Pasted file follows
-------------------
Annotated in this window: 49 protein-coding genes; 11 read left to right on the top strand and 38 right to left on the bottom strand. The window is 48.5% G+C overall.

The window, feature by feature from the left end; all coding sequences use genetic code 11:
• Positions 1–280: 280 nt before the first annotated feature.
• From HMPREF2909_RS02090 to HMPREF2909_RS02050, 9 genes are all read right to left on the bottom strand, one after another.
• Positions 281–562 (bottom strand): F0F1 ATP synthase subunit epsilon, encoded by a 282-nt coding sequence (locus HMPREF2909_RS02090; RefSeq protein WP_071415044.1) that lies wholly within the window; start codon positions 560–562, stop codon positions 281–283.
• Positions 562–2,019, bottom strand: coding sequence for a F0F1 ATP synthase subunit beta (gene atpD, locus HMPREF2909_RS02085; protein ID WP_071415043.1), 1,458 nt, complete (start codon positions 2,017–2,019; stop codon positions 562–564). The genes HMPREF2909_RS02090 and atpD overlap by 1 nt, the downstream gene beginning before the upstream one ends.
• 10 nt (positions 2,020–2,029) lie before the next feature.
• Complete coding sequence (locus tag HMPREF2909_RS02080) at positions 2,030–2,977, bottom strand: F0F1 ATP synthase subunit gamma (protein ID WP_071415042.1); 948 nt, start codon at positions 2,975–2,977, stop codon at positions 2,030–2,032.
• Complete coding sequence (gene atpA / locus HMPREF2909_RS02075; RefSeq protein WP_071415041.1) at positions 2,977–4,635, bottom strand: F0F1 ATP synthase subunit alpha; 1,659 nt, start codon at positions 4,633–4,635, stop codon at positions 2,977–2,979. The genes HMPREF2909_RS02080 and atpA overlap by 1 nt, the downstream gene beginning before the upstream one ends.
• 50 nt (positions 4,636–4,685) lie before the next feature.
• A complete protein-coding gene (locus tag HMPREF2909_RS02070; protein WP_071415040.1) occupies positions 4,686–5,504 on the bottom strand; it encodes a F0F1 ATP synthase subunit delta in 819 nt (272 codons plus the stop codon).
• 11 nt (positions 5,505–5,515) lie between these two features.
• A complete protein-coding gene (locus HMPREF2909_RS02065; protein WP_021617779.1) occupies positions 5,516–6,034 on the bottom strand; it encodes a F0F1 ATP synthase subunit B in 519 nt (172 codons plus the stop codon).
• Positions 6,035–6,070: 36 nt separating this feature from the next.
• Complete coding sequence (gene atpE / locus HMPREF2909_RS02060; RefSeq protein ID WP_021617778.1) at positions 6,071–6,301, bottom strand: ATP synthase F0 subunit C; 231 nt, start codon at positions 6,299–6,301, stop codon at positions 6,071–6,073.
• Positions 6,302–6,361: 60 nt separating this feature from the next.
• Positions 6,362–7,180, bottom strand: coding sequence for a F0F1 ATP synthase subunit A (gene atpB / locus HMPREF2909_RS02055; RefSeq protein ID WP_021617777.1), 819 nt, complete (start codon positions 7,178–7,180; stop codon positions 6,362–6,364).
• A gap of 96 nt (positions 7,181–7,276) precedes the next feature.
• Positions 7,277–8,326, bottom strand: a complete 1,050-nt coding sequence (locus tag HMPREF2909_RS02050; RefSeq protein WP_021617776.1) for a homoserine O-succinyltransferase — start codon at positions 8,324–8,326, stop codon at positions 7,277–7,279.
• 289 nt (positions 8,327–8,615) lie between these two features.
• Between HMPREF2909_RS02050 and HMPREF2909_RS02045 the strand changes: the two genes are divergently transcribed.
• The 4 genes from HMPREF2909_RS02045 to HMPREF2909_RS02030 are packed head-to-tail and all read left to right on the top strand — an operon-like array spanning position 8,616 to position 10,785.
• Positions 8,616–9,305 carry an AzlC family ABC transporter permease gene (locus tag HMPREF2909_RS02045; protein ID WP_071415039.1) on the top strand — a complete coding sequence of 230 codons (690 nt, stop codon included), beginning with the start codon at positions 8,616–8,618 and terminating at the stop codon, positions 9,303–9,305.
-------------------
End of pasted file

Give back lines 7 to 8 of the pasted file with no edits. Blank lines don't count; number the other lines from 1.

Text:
• 10 nt (positions 2,020–2,029) lie before the next feature.
• Complete coding sequence (locus tag HMPREF2909_RS02080) at positions 2,030–2,977, bottom strand: F0F1 ATP synthase subunit gamma (protein ID WP_071415042.1); 948 nt, start codon at positions 2,975–2,977, stop codon at positions 2,030–2,032.